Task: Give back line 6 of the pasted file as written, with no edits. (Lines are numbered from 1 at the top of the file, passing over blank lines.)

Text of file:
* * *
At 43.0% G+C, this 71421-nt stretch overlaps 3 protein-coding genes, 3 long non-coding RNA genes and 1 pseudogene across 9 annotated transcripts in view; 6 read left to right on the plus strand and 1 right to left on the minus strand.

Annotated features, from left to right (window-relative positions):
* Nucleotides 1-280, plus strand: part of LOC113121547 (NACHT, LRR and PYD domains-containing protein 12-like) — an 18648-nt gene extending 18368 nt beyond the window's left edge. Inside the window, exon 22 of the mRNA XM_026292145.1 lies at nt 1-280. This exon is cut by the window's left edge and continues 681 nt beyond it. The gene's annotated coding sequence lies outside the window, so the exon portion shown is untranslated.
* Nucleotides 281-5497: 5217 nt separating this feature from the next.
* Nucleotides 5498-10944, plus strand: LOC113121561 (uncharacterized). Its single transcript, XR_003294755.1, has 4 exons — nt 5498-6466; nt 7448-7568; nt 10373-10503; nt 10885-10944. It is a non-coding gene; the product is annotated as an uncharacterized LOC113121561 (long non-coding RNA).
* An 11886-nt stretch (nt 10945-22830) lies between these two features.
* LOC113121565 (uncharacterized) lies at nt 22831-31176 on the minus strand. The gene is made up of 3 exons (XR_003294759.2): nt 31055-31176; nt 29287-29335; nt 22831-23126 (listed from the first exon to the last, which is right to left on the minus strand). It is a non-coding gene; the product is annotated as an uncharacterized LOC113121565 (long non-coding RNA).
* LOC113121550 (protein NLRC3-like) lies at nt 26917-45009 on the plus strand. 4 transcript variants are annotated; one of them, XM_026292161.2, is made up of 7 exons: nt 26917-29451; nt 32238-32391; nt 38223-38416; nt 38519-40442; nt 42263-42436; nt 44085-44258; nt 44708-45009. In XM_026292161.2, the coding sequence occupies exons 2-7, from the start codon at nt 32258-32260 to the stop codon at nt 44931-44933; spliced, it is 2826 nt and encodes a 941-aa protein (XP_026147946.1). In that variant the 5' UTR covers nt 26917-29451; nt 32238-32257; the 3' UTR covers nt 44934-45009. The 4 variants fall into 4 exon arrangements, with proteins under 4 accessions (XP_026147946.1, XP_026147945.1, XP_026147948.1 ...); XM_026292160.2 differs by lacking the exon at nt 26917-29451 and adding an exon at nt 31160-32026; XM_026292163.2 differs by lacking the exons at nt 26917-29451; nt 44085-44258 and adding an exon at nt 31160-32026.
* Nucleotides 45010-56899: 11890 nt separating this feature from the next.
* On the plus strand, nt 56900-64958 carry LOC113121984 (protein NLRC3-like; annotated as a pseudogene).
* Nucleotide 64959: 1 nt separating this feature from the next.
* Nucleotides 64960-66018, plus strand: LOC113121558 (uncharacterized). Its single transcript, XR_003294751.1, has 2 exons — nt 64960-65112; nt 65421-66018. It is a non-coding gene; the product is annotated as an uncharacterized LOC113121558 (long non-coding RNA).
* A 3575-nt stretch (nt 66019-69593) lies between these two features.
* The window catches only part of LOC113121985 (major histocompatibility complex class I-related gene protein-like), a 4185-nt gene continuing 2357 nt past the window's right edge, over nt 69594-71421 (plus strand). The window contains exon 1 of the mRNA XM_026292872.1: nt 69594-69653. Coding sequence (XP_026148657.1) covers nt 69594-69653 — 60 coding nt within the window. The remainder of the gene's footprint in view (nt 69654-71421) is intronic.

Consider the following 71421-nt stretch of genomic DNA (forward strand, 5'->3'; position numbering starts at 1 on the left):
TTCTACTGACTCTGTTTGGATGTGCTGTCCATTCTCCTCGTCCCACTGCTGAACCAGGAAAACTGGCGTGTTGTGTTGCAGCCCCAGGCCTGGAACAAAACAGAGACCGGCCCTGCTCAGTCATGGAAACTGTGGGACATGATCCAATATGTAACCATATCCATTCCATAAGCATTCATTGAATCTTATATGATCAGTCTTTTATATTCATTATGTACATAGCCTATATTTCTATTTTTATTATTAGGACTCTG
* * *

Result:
* An 11886-nt stretch (nt 10945-22830) lies between these two features.